Instead of reaching out to clients you barely know, start expanding your reach with people from within your network. This could be a referral through a friend, acquaintance or past client. Dan recommends emailing people you already know and selling them your services. This will cut down on the time you need to nurture a lead since you already have an established level of trust.
2. Reduce your automation.
“I think we've put automation on this pedestal when nobody is counting the cost of it.”
There is nothing more impersonal than receiving an email that you know was sent to thousand other people. While workflow automation has facilitated many sales processes and allowed companies to reach more leads in less amount of time, there comes a point where automation becomes your enemy. The biggest problem with automation, according to Dan, is our inability to measure its success and failure. For instance, it’s hard to determine if a lead goes cold because of your excessive automated emails that translate as spam or because the lead wasn’t interested in your service, to begin with.
Dan also recognizes that writing personalized emails to every prospect is unsustainable and ineffective if you’re aiming to grow your reach. The solution is to reduce the automation you currently have and focus on creating personalized communication with prospects who have expressed interest in your services. For instance, if a top-of-funnel lead establishes contact with you by responding to one of your emails, you might want to take them off the automated mailing list and begin a personalized one-on-one communication.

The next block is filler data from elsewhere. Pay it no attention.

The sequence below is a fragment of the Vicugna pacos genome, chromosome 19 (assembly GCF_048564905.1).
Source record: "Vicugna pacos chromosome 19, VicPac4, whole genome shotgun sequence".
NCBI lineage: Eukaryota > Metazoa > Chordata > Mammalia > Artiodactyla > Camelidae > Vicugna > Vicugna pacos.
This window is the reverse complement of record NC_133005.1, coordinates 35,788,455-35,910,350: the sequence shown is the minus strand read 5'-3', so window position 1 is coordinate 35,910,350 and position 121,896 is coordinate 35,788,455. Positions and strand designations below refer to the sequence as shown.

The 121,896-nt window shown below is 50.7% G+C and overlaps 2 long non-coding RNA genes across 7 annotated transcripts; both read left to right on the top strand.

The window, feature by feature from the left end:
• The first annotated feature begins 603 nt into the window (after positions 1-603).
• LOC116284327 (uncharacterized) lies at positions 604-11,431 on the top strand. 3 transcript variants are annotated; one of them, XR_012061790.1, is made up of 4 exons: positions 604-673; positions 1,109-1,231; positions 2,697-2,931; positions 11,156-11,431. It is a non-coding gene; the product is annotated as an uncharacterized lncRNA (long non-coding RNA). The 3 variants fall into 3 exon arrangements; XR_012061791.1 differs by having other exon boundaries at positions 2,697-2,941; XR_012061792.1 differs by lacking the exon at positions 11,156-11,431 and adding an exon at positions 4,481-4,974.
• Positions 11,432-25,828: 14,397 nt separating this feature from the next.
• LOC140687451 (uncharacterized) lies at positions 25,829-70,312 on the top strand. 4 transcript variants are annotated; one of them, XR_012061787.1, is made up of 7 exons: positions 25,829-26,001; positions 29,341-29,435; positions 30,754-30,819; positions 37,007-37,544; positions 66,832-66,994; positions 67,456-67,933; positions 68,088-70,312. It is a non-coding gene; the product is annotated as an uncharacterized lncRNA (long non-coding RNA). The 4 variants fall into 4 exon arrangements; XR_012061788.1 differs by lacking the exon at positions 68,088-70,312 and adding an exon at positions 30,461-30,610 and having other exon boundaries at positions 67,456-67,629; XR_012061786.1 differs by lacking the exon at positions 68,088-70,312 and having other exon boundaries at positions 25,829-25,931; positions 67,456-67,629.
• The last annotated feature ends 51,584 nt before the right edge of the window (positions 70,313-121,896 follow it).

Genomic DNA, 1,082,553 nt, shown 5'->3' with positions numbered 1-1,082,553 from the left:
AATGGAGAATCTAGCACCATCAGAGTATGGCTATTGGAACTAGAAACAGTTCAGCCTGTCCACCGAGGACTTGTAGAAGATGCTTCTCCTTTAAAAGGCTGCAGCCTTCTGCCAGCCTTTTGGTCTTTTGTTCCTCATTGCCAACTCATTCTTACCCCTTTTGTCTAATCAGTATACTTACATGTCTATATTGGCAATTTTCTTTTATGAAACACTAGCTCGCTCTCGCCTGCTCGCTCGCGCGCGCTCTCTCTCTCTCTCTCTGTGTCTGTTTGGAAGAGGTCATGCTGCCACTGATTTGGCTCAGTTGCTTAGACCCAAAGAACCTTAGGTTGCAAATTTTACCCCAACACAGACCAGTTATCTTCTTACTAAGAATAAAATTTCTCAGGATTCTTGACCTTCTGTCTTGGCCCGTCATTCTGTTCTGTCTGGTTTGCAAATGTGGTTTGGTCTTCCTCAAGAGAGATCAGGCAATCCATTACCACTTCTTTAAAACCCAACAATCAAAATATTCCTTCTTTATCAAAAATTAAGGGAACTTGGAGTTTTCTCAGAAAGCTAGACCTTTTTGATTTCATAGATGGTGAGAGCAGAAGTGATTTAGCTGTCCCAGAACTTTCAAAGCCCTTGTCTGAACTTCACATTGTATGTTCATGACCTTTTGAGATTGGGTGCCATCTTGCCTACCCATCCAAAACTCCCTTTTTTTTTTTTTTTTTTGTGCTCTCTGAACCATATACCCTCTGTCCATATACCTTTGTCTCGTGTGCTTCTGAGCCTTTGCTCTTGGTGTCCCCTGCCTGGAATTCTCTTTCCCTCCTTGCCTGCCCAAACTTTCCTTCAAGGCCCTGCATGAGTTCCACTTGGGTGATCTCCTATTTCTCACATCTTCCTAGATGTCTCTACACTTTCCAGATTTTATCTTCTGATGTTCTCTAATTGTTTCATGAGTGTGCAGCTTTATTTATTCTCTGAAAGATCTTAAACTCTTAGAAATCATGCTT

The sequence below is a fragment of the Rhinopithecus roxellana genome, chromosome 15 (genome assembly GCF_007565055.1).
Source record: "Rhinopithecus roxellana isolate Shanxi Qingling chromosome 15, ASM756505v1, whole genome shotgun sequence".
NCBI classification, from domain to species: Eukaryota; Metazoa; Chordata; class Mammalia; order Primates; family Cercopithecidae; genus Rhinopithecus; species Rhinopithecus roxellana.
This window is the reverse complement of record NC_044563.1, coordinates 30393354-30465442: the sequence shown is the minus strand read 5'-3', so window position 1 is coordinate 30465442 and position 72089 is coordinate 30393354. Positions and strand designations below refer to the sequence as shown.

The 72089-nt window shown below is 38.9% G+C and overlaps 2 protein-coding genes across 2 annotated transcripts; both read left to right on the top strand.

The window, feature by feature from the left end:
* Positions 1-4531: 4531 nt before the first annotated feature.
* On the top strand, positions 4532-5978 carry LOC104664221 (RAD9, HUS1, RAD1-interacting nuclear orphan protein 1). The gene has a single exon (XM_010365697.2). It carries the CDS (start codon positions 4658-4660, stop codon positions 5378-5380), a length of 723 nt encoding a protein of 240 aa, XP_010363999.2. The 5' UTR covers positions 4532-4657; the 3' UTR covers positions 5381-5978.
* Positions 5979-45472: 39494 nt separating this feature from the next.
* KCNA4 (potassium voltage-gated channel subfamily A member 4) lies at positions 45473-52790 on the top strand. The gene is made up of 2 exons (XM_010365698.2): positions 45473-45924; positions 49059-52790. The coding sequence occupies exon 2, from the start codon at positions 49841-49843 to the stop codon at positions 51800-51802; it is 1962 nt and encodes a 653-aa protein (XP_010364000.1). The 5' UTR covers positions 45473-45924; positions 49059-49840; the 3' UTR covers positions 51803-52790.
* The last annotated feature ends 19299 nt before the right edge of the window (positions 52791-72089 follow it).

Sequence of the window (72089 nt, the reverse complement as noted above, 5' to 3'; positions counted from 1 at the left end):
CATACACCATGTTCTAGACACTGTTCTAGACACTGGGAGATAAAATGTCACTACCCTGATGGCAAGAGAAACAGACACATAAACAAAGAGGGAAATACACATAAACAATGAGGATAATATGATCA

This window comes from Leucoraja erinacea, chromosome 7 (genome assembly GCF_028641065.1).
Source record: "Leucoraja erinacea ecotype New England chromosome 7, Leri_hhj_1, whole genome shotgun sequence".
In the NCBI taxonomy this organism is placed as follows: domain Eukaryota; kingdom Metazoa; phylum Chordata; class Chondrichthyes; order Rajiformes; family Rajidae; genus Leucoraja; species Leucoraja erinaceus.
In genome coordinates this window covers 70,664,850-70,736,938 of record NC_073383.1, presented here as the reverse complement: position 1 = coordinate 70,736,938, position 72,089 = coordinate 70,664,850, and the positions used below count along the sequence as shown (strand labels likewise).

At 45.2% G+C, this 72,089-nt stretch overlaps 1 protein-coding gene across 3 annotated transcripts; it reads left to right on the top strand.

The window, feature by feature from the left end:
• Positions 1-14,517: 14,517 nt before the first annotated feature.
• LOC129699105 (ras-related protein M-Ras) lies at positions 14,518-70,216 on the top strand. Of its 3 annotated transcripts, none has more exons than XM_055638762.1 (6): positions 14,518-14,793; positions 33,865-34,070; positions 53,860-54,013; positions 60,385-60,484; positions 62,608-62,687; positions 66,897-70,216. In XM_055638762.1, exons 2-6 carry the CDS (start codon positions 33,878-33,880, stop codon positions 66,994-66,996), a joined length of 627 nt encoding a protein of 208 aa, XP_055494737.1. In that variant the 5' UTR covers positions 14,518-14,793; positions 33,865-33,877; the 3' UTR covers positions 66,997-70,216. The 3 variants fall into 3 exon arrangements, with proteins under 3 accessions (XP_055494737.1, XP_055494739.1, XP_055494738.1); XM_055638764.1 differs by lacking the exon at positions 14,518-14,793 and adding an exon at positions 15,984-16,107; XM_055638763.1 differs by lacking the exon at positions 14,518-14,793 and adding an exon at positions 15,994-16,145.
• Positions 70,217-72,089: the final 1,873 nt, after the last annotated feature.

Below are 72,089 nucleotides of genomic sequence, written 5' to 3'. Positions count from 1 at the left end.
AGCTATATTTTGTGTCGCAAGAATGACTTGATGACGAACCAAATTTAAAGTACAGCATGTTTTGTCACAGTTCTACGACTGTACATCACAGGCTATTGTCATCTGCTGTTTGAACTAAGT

“The rule that we recommend to our clients is, once somebody replies, whether positively or negatively, they leave automation land and they go into another list. That doesn't mean they can't receive a newsletter, but the newsletter isn't masquerading as a personal touch point.”
A weak sales process is one that relies on robots to build sales relationships. The time and effort you invest in personalized messaging will be felt across your contacts, and you will be rewarded with engaged prospects.
3. Be selective and intentional with your content.
Content marketing is essential in any sales strategy. However, it’s important to recognize that not prospects share similar content consumption behaviour.
In Dan’s experience, people who prefer to consume lots of content before making a decision tend to be individuals with lower ownership titles. On the other hand, high-ranking executives or people in C-level positions are very busy, and might not appreciate the slew of generic content you throw their way.
“I'm not downplaying content, but I do think it becomes a slog after a certain point.”
The goal of content marketing is to differentiate your services in a market that has become saturated with digital solutions and agency services. Prospects are becoming more skeptical with every marketing email they receive, and the challenge, therefore, becomes getting them to agree to hop on a call with you. For this reason, you need to customize your message with every segment of your contacts. You need to understand what their pain points are and address them in more targeted content pieces.
“In our experience, it's not so much the material or collateral or the bells and whistles that differentiates you. It's more about trust. It's more about proving to somebody that you understand that you're in their world, which could be through a mutual relationship you both share. It could be through a strong personal or business commonality. Essentially, you're trying to create the effect that you've reached out to them and only them, even if you're doing this at some sort of scale.”
You need to balance personalization and scale to keep your pipeline full and achieve reliable and predictable growth. Instead of sending a generic marketing email to a hundred people, for instance, you’ll be contacting fifty people a day with more personalized messages.
In conclusion, relationship sales are more than sending marketing emails and cold-calling prospects. Make sure to listen to the full episode with Dan Englander to learn how to deal with prospects who go silent and seek qualified leads from the get-go.